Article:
Newport Car Museum celebrates fifth anniversary with five new cars
PORTSMOUTH, R.I.– June of 2022 marks five years that the Newport Car Museum has been in existence, and to commemorate this momentous occasion, five “new” automobiles have been added to the privately owned collection of more than 85 rare and exotic cars always on display in six galleries and a Pop-Up Porsche Exhibit. The new acquisitions are (in order of appearance, clockwise, in photo): the 1965 Ferrari 250 GTO (Re-Body), 2020 Shelby Mustang GT500, 2019 Ford GT, 1957 Isetta Bubble Top, and 1975 Porsche 911S Targa.
The Newport Car Museum has grown significantly in size and reputation since it first opened its doors with 65 cars in 2017. The Museum’s artistic vibe, which positions cars as art against the backdrop of specially commissioned paintings and wall graphics, studio lighting, award-winning videos and an impressive collection of Mid-Century Modern furniture, has gained it recognition as one of the top car museums in the country, if not the world.
More About the Cars
1965 Ferrari 250 GTO (Re-Body) – This is the Museum’s first Ferrari and the marque’s most interesting one at that. Considered by many to be the most beautiful sports car in the world, the Ferrari 250 GTO is also one of the rarest and most desirable, since it was the last front-engine racing sports car that was competitive on the world stage. (One hundred cars were to be homologated for Grand Touring competition, but only 36 were constructed.)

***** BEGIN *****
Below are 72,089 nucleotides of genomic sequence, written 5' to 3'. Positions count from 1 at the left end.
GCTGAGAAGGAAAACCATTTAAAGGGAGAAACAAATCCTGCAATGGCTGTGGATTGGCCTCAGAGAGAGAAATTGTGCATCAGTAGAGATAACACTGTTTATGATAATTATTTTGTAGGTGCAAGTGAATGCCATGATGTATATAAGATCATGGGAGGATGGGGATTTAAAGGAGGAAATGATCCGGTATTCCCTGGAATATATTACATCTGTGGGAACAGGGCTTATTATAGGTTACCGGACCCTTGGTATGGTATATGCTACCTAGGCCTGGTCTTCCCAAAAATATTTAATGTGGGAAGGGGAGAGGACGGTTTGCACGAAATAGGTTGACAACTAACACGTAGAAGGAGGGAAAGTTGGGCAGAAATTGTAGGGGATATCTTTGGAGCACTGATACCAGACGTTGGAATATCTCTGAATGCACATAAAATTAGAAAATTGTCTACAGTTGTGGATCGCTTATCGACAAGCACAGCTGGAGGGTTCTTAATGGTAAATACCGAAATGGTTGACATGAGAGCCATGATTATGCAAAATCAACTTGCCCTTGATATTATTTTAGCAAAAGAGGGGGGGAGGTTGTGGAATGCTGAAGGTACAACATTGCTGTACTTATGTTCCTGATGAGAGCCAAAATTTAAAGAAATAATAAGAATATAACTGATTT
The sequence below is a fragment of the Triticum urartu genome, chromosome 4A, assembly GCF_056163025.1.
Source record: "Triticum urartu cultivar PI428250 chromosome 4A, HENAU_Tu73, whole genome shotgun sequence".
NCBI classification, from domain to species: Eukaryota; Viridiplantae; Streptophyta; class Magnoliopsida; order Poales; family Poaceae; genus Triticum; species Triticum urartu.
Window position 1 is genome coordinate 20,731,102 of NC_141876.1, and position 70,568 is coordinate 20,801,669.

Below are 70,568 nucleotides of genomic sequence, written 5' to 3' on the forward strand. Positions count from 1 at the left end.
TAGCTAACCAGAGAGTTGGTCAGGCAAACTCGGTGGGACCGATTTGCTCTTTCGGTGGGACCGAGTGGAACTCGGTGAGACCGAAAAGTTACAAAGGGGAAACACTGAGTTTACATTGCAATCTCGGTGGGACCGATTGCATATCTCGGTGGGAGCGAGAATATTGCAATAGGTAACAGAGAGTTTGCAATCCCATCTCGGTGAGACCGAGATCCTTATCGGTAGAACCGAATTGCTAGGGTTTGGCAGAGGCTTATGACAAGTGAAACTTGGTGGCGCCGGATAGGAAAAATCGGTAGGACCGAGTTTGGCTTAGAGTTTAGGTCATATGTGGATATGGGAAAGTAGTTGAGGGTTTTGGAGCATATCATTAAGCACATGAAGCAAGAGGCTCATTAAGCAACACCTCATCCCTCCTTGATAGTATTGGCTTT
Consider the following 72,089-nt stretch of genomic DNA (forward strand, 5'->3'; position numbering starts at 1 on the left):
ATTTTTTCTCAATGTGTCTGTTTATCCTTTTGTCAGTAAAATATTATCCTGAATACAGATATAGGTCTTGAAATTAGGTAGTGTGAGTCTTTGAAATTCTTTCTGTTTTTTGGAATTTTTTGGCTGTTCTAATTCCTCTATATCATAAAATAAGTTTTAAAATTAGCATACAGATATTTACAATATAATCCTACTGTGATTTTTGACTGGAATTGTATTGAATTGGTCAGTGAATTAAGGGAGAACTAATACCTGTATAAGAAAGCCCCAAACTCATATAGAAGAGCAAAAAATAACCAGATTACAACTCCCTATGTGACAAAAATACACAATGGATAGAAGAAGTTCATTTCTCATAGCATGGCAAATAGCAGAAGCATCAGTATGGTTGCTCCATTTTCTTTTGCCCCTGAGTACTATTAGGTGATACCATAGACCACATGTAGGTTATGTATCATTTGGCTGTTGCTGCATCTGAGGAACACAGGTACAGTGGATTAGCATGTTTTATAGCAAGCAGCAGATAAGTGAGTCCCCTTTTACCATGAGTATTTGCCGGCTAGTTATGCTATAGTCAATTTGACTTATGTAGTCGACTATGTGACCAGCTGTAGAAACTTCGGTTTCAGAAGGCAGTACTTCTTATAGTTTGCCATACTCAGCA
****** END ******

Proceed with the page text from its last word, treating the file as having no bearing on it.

The Ferrari GTO’s record on the track made it a legend. It dominated in races all over Europe, including the FIA GT World Championship, which it won in 1962, ’63, and ’64. The battle between the Ferrari GTOs and the Shelby Cobra Daytonas at the 1964 Le Mans resulted in a 1-2-3 finish for the GTOs and fourth place for the Cobra Daytona. Two years later, the Ford and Shelby American GT40s would finish 1-2-3 at the historic 1966 Le Mans, ending Ferrari’ s longstanding dominance.
The Museum’s 250 GTO started life as a 1964 Ferrari 250 Lusso and was re-bodied as a 1964 250 GTO using the original bucks and body patterns from the 1962 250 GTO #3223 (the first GTO built by Scaglietti). The V12 was built to GTO specifications, as was the suspension, brakes and running gear. The interior is replicated to represent exactly that of the World Championship winning 250 GTO.
1975 Porsche 911S Targa – Nothing screams sports car like the iconic Porsche 911. In continuous production since 1964, the 911 has been delivered in many variations, trim levels, and an ever-increasing amount of performance and road manners. (The Museum has an entire Pop-Up Porsche Exhibit devoted to the marque.)
The 911S nomenclature and the Targa body style were first introduced in 1966. The Targa design allows for full-width roof panel removal and the S designation was the top-of-the line performance option for normally aspirated Porsches until the introduction of the 930 Turbo in 1975.
The Targa has been a stalwart of the 911 lineup since 1966 when Porsche put a distinctive roll hoop on the 911 Cabrio, because they thought the U.S. was going to outlaw full convertibles. Since the U.S. was an important convertible market, the Targa was the solution to provide rollover protection. (The U.S. never did outlaw convertibles).